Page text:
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Flores Still Can't Find Any Answers : Raider Coach Asking Same Questions After Film Review

November 03, 1987|MARK HEISLER | Times Staff Writer

With Raider prospects dwindling to a precious few, Coach Tom Flores sat by himself at 6 a.m. Monday in El Segundo, running Sunday's game film and watching his team drop to 3-4 again. And again. And again.

"All by myself, just sitting there watching it," Flores said later Monday. "Everything comes alive again. All the heartaches and things that make the game sort of a roller coaster sometimes.

"When we tied it, I was really excited about it. I thought, 'This is great. We're in great shape. The game will go into overtime and we're going to win it. This will be a good win for us, coming from behind on the road.'

"Then all of a sudden, the very first play, they click off 40 yards."

Flores said he just can't pinpoint why his team seems to play in spurts, but let's assume he's just being diplomatic.

Problem 1--The offense is moribund. Two years ago, the Raiders punched their way out of a similar hole by going to what was, for them, an arch-conservative running game, springing Marcus Allen for 1,759 yards. When they have tried it this time, it hasn't worked.

Allen's totals in his four games are 136 yards, 89, 29 and 41. Note the drop, once the Raiders got away from the Green Bay-Detroit phase of the schedule, and into the Seattle-New England real world.

Assuming that Allen remains the back he always has been, the problem is either that the new offensive line is wanting, or that better quarterbacking would get this unit off its heels and on its toes.

Problem 2--The defensive secondary is beginning to leak big passing plays as a matter of course.

Two games ago, the Raiders let the Seahawks convert on third and 18 and then on third and 17. Dave Krieg threw touchdown passes twice on third and six. The Seahawks converted 14 of 19 third downs--including 11 of their first 12--into first downs.

Sunday in Foxboro, Mass., the Raiders let the Patriots and Steve Grogan pile up another impressive list:

--Third and 18, a 22-yard pass to Stanley Morgan, while Al Davis moaned in the press box about the Raiders' having gone into a zone defense. The play went to the Raider 10 and resulted in a New England field goal and a 13-6 lead.

--Third and seven on the very next series. Grogan dropped the snap from center, picked it up on the bounce, rolled out and still completed a 32-yard pass to Irving Fryar. The play led to another field goal and a 16-6 lead.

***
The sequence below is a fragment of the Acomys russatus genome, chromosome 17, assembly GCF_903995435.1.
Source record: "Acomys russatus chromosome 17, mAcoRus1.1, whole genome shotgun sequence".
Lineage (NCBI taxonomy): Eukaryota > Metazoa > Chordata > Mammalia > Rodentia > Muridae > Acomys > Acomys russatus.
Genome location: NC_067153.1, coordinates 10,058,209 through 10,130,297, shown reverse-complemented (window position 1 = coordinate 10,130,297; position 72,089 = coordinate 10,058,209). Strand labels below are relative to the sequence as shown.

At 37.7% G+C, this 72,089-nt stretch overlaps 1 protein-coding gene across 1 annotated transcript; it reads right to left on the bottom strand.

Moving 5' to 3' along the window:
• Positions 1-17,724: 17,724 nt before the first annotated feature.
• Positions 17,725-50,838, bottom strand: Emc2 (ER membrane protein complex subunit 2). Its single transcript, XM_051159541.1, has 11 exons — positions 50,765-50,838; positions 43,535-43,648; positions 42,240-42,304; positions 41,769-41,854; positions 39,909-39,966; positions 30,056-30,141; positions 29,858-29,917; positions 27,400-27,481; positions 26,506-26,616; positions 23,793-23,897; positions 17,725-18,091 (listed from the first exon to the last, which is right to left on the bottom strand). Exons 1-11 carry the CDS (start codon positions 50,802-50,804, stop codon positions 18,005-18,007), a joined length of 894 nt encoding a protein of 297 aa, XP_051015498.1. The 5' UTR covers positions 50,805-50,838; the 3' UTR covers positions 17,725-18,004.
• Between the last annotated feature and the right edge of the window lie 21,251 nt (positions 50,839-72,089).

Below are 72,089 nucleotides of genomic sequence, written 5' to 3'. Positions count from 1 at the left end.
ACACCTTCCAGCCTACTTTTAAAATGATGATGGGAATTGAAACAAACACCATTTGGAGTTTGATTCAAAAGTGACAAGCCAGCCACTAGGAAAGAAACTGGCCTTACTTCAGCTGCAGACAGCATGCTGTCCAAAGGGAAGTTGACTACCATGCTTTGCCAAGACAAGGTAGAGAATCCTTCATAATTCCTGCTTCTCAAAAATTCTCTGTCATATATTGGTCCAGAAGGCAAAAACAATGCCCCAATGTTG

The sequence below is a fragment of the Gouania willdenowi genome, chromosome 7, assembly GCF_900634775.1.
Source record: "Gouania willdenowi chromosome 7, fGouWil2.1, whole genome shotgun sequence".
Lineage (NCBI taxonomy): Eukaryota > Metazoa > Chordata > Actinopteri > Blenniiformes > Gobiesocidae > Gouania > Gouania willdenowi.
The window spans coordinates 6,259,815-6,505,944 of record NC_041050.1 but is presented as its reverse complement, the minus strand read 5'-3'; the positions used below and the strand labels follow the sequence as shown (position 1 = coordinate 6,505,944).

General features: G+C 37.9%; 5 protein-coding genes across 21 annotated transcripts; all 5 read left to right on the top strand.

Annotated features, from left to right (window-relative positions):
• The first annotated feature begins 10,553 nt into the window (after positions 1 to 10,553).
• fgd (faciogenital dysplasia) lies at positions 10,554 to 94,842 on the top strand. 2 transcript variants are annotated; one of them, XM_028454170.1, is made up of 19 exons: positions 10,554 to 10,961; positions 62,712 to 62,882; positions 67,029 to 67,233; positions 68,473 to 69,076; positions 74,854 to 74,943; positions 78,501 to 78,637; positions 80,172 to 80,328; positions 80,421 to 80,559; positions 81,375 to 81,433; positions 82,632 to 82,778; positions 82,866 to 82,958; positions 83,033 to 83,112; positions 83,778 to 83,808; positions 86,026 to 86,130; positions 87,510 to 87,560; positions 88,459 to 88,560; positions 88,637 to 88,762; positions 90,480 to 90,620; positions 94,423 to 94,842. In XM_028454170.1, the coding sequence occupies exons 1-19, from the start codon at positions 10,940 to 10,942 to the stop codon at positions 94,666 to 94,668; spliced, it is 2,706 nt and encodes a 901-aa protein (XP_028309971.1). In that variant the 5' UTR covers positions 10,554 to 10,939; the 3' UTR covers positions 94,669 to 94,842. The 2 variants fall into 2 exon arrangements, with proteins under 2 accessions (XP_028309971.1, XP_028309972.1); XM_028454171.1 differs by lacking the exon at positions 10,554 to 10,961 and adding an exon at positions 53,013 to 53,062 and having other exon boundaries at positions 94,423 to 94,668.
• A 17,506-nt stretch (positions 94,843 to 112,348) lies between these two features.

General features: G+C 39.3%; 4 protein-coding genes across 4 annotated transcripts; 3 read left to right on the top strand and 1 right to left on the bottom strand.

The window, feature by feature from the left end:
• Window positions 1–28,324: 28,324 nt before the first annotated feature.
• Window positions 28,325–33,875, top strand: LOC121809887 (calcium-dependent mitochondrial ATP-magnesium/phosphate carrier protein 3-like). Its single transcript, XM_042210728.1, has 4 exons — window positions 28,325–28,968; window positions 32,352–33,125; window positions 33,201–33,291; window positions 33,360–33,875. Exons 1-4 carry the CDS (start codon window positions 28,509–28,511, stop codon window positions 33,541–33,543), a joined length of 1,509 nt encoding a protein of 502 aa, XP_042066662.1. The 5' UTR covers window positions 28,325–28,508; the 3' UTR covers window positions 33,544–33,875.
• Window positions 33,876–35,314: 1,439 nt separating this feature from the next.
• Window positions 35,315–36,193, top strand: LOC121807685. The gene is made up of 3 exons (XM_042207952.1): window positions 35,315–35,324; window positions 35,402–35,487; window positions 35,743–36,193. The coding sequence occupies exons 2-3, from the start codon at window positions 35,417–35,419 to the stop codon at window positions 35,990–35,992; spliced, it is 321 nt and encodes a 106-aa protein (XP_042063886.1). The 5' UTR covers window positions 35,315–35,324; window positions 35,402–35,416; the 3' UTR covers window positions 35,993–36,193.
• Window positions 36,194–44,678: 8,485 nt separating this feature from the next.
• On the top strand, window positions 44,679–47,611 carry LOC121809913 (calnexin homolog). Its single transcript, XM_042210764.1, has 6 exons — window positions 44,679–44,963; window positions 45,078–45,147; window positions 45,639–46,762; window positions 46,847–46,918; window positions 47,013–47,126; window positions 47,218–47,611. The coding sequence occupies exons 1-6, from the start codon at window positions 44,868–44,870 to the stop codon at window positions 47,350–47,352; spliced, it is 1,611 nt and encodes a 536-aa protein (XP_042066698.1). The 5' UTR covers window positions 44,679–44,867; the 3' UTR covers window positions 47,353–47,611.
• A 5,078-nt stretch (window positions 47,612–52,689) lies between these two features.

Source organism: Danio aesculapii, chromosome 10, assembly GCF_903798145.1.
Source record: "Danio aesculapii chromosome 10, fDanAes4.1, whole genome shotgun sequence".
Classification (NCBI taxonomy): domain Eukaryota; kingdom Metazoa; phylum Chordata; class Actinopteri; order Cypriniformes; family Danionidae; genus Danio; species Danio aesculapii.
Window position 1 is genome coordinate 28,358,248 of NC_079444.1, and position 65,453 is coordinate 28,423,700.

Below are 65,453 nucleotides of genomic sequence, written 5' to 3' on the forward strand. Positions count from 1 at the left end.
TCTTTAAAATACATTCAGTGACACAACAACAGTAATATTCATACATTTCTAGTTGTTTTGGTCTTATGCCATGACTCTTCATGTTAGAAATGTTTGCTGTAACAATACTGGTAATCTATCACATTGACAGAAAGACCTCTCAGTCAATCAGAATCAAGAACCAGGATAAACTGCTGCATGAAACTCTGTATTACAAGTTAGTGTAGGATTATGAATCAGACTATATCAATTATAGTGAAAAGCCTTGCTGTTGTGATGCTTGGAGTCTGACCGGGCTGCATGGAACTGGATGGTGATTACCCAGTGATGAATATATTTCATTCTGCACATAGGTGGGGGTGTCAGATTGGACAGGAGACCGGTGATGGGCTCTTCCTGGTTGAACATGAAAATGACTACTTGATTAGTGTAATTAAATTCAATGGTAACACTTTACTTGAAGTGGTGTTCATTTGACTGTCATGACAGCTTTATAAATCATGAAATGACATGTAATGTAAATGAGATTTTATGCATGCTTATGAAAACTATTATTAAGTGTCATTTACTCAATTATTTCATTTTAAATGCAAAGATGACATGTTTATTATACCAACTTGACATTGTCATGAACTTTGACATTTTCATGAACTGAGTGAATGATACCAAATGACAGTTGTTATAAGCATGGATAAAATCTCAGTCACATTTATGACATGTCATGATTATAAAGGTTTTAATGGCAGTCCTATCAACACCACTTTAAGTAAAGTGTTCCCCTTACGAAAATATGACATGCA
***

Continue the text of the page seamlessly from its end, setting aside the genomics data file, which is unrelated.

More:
--Third and seven again on the series after that. Grogan threw a 25-yard touchdown pass to Fryar behind extra cornerback Ron Fellows. The Raider third and fourth corners, who play when the opposition brings in third and fourth wide receivers, have been taking a beating, too. Ray Butler beat Sam Seale for a touchdown in the Seattle game.

--Third and 14 at their 10 on the next-to-last Patriot possession, a 15-yard pass to Cedric Jones against another zone, to more Davis moans.

The Raiders got the ball back again, anyway, and tied the game.

And then, on first down, Grogan threw that 40-yard bomb to Stanley Morgan, behind Mike Haynes in man-to-man coverage, leading to the winning field goal.

Morgan finished the day with 146 yards. Fryar had 107.

For the Raiders, there could be few more ominous developments. No team places more reliance on their cornerbacks covering one-on-one than they do.

Haynes was off to a fine start until Sunday but if he's in terrific shape, he's also 34, which is old even for corners playing in zones. Lionel Washington, who replaced Lester Hayes on the other side, has yet to prove he's the answer there.

The trading deadline is today. Flores said: "I don't know that anything is real hot right now."

The Raiders were reportedly keeping themselves apprised of the stalemated Kelly Stouffer-St. Louis Cardinal negotiations before the strike, but are said to have lost interest, and to have stopped inquiring, since they signed Vince Evans.

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